It is all too easy to be distracted by the debates over the success or otherwise of the March 20 national shutdown, become intrigued by the images and the meanings of Julius Malema and Carl Niehaus marching shoulder to shoulder, reflect on the racialised patterns of opening and closing, emerging and retreating.
While not dismissing such lines of enquiry, I for one found myself enjoying Human Rights Day with what I can only describe as a modest afterglow – left by the sense I had on March 20 of a capable state and a responsible citizenry. Instead of absent police officers (our daily experience and our memory of the nightmare that was July 2021), we enjoyed what many mature democracies would regard as a strong and visible police presence. Instead of security forces unleashing violence on communities, as we saw during the first Covid-19 lockdown, we saw order and restraint. Instead of protest spiralling into unrestrained public violence, we enjoyed images reminding us of that long tradition in our country of disciplined protest action.
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Yes, we are capable. We can still find the will to do what is required. We can deliver. The afterglow I was experiencing also came from the noticeable decrease in load shedding at Eskom in recent days. The afterglow came from the memory of how government executed its public health mandate in that unprecedented first year of the pandemic. The afterglow came also from recent encounters with the SA Revenue Service, which is clearly fixed after years of brokenness and is now providing the service envisaged for it in the Constitution.
We can. But too often we choose not to. We are not a broken state, yet. Routinely now, gangster formations join hands with the corrupted to loot and to unravel and to paralyse. In July 2021 we saw what amounted to an insurrection in KwaZulu-Natal and Gauteng and yet still no one has been prosecuted for their role in it.
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An argument has been made by government ministers in the security cluster that it would be too costly to regularly run security operations such as the one we saw during the EFF national shutdown. It made me wonder if a study has been conducted on the cost of inaction against a general sense of insecurity felt by citizens and tourists. The cost of lives lost as a result of violent crime, the loss of dignity from sexual crimes. The cost on our reputation as a destination of choice in terms of tourism. The cost of young lives ravaged by drugs. Businesses are finding new homes in countries safer than ours. The cost of inaction is, by far, much higher than we can imagine.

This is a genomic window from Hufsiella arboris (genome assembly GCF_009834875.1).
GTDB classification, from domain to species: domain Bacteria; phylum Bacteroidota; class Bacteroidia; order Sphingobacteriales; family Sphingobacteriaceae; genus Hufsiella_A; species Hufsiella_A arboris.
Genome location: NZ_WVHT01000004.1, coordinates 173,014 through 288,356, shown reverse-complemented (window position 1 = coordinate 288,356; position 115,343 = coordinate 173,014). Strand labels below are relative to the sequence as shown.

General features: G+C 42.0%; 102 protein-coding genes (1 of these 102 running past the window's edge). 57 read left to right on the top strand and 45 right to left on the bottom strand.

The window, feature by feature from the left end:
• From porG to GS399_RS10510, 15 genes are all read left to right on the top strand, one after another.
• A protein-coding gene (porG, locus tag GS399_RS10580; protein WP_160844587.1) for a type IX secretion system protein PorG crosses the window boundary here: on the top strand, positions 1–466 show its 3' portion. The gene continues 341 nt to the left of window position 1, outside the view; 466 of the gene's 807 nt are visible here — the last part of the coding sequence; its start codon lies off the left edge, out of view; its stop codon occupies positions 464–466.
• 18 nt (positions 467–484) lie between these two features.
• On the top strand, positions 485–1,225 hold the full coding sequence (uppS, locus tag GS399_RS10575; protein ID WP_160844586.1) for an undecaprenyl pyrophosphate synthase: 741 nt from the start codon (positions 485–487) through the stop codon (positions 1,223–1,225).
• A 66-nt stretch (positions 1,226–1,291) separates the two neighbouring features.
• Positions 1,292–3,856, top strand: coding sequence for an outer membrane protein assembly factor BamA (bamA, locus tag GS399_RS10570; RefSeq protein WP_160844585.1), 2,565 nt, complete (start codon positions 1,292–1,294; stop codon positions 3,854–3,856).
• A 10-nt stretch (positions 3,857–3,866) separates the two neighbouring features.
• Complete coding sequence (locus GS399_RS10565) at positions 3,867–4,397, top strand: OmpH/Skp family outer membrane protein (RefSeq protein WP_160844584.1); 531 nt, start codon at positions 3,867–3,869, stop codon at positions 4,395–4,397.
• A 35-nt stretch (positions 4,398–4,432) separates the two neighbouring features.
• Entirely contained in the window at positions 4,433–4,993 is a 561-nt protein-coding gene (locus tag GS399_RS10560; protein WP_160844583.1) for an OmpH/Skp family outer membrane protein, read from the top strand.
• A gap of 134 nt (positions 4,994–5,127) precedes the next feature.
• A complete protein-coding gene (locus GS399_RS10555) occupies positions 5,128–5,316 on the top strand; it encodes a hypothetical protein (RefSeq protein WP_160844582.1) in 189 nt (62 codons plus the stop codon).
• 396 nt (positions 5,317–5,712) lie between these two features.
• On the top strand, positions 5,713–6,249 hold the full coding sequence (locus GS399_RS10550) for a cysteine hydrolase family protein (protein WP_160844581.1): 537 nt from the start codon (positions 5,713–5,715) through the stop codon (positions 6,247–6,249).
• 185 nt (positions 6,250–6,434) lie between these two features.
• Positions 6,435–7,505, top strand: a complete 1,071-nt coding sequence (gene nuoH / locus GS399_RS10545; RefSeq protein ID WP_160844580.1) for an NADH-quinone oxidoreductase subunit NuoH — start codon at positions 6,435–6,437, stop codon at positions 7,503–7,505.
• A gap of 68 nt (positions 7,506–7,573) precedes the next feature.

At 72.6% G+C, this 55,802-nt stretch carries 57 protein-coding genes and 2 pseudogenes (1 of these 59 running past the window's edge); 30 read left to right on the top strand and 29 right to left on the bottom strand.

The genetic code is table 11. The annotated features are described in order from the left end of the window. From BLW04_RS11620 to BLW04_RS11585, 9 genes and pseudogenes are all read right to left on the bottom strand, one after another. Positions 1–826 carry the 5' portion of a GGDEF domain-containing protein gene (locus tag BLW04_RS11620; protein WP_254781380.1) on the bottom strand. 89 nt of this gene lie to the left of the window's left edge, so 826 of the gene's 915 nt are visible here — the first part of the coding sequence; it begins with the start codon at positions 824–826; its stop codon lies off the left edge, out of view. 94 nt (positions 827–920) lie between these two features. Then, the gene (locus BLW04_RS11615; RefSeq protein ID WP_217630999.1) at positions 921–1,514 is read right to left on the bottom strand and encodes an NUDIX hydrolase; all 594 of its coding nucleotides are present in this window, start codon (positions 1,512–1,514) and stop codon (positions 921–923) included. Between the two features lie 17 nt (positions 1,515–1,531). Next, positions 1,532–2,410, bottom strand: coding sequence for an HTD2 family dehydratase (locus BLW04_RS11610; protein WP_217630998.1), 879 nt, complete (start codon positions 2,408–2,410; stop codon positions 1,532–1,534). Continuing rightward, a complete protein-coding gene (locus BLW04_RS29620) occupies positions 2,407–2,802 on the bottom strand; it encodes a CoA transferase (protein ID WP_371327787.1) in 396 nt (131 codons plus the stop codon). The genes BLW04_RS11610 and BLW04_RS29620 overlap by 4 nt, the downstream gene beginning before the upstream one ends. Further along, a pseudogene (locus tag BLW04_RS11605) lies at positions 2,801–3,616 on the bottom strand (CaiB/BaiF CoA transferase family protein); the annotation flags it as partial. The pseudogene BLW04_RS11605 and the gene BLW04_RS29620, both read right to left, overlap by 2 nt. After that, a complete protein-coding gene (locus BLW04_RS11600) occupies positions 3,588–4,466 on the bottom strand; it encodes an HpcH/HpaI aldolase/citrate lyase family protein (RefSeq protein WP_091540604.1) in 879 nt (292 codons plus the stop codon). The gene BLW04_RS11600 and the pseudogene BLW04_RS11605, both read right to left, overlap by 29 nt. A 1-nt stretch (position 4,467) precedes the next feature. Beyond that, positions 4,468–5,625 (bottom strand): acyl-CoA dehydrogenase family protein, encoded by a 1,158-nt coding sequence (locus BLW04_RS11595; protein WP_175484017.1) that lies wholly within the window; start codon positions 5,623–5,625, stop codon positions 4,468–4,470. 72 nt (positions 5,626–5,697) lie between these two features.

If this historical moment in our country has any meaning, then it is this, for far too long, we have lingered; for too long, we have waited for moments of crisis before acting decisively. For too long, it has taken extraordinary challenges to stir us into what is regarded as ordinary action in mature democracies. The time for focused and sustained endeavour is now.
All of us need the inspiration of a Nelson Mandela and other exemplary leaders of his calibre, to not give up on the dream, to keep working hard at turning it into reality and to hold those in power accountable day in and day out. What we witnessed from the state on March 20 proved that what is missing is not resources, a Cabinet reshuffle, a different history but the intention and commitment to follow through on that intention. We are capable. The country of Madiba’s dreams is still possible.
* Hatang is CEO of the Nelson Mandela Foundation